Alcohol Addiction



The inability to cope with hurt may be leading you or a loved one to drink and escape from a reality that seems impossible to bear at times. Alcohol may feel like it is taking you away from physical and emotional pain when in reality you are simply hiding from something much deeper than relief. If you're unsure as to whether or not you even have an alcohol addiction, there are ways to recognize this behavior and take control.

Alcohol addiction is usually the result of various factors and genetics. The activity can be the product of how you were raised. It could be a way for you to escape traumatic memories that continue to affect your ability to feel whole again. Scientifically, there are some who are more prone to addiction because of genetics and culture. Family history may have something to do with the condition and for those who deal with panic, anxiety, depression and mood swings this is a common form of relief. If you are coming to the realization that you may have an alcohol problem affecting your health and the happiness of others, there is a way for you to defeat the reliance. With a support group and guidance you can get through this trial period and find the strength needed in order to grow mentally and emotionally.

How Alcohol Addiction Can Harm Us

An addiction to alcohol allows you to escape from a truth that usually needs fixing. It pushes you to neglect responsibilities at home and at work. When you drink socially it can lead to physical danger such as driving under the influence or the use of alcohol while also on prescription medications. Deep down you may know that you're avoiding some issues with others in relationships and the reason for this may go much deeper than alcohol addiction. It's likely you have a hard time trusting other people and they've caused you some emotional distress. The repeated use of alcohol in situations like this will repress your feelings and relationships until the other person feels helpless and unvalued.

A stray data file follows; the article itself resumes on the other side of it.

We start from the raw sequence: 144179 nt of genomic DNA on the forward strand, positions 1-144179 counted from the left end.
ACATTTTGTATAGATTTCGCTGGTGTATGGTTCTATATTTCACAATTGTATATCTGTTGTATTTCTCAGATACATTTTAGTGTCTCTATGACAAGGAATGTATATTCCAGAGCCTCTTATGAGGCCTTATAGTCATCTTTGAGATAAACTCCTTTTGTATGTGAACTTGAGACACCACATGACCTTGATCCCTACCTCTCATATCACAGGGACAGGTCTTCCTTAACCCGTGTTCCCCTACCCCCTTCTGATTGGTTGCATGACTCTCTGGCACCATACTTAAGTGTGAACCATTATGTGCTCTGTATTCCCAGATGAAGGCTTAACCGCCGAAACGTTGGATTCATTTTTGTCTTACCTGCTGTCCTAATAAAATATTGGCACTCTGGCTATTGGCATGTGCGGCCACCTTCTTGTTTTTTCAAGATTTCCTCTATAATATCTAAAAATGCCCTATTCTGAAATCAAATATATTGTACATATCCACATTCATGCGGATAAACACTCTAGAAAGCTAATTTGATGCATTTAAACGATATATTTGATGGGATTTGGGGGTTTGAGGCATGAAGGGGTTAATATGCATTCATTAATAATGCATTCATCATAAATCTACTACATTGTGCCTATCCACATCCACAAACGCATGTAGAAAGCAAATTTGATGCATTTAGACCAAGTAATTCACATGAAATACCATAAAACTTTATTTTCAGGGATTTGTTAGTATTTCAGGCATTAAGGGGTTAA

Do you find yourself wanting to leave high pressure situations to start drinking? This might be a way for you to de-stress and the majority of people will use drinking as a self soothing activity. Grabbing a bottle every time you're dealing with high emotions or fighting with a spouse is your way to calm down. Doing this repeatedly causes pain to increase which makes it harder to remain sober during difficult times.

How Alcohol Addiction Affects Other Relationships

Alcohol addiction affects the people around you to an extent you may be unaware of. Whether it's a relationship with your spouse, child or parents there is a lot of hurt going on. Not only is there confusion on the behalf of the other person but concern. While they may want to know what your reason is behind the need to deal with pain they may also be unable to approach you because of your response toward them. If people are trying to help you cut down on drinking for your own health and you deny that it's affecting your ability to cope and deal with life, they may either separate themselves from the relationship completely or disconnect intimately. Alcohol addiction is an impulse and a lack of control. If it is happening in one partner within the relationship then the other is likely to feel alone and helpless. They may no longer feel as if they can meet you halfway within the relationship which causes depression and confusion. The good news is that people overcome this addiction every single day because they learn how to find strength deep within themselves. They learn that they are in control of how they feel and in turn begin to take control of their lives.

How Therapy Can Help

The fantastic thing about counseling and support groups for alcohol addiction is that it is proven effective. People are treated for this addiction every single day and have overcome the pain and struggle associated with being sober. Twelve step programs and individual therapy are both equally effective in getting someone through this period of time. During this recovery relapses and severe emotions will occur and by accepting that this is a part of the program you'll understand that it actually means you are making progress. You'll have a support group to rely on throughout the entire recovery period. If you feel alone in stepping away from reliance, it could be due to the fact that you are not approaching efforts outside of your own. Attempting to deal with this on your own doesn't ensure that you'll recover fully. By learning about the cycles and emotions associated with the addiction you'll realize that there's a lot more you're dealing with. Releasing anger, grudges, distrust, frustration and pain is the only way that you can learn how to deal with reality. Once you beat this addiction you'll understand that what you needed was clarity and you can find this by releasing the confusion that's been built up inside of you for far too long.

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